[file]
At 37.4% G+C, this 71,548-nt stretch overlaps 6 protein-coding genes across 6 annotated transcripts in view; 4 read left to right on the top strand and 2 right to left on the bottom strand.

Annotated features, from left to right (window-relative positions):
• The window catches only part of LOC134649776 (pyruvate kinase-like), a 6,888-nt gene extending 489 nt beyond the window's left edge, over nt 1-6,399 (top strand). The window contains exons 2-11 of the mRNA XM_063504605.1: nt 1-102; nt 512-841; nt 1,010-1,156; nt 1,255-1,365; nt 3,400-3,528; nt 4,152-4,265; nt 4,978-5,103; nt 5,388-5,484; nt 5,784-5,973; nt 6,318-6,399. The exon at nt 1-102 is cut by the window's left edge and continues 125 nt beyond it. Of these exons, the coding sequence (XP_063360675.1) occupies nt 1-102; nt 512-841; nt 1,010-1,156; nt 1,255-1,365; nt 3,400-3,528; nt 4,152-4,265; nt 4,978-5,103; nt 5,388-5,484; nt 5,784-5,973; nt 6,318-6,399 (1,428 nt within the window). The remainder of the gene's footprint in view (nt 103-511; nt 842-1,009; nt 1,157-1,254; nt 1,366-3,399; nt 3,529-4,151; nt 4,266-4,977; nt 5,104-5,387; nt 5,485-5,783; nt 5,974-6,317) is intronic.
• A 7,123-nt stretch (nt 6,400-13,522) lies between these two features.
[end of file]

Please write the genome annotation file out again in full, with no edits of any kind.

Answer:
At 37.4% G+C, this 71,548-nt stretch overlaps 6 protein-coding genes across 6 annotated transcripts in view; 4 read left to right on the top strand and 2 right to left on the bottom strand.

Annotated features, from left to right (window-relative positions):
• The window catches only part of LOC134649776 (pyruvate kinase-like), a 6,888-nt gene extending 489 nt beyond the window's left edge, over nt 1-6,399 (top strand). The window contains exons 2-11 of the mRNA XM_063504605.1: nt 1-102; nt 512-841; nt 1,010-1,156; nt 1,255-1,365; nt 3,400-3,528; nt 4,152-4,265; nt 4,978-5,103; nt 5,388-5,484; nt 5,784-5,973; nt 6,318-6,399. The exon at nt 1-102 is cut by the window's left edge and continues 125 nt beyond it. Of these exons, the coding sequence (XP_063360675.1) occupies nt 1-102; nt 512-841; nt 1,010-1,156; nt 1,255-1,365; nt 3,400-3,528; nt 4,152-4,265; nt 4,978-5,103; nt 5,388-5,484; nt 5,784-5,973; nt 6,318-6,399 (1,428 nt within the window). The remainder of the gene's footprint in view (nt 103-511; nt 842-1,009; nt 1,157-1,254; nt 1,366-3,399; nt 3,529-4,151; nt 4,266-4,977; nt 5,104-5,387; nt 5,485-5,783; nt 5,974-6,317) is intronic.
• A 7,123-nt stretch (nt 6,400-13,522) lies between these two features.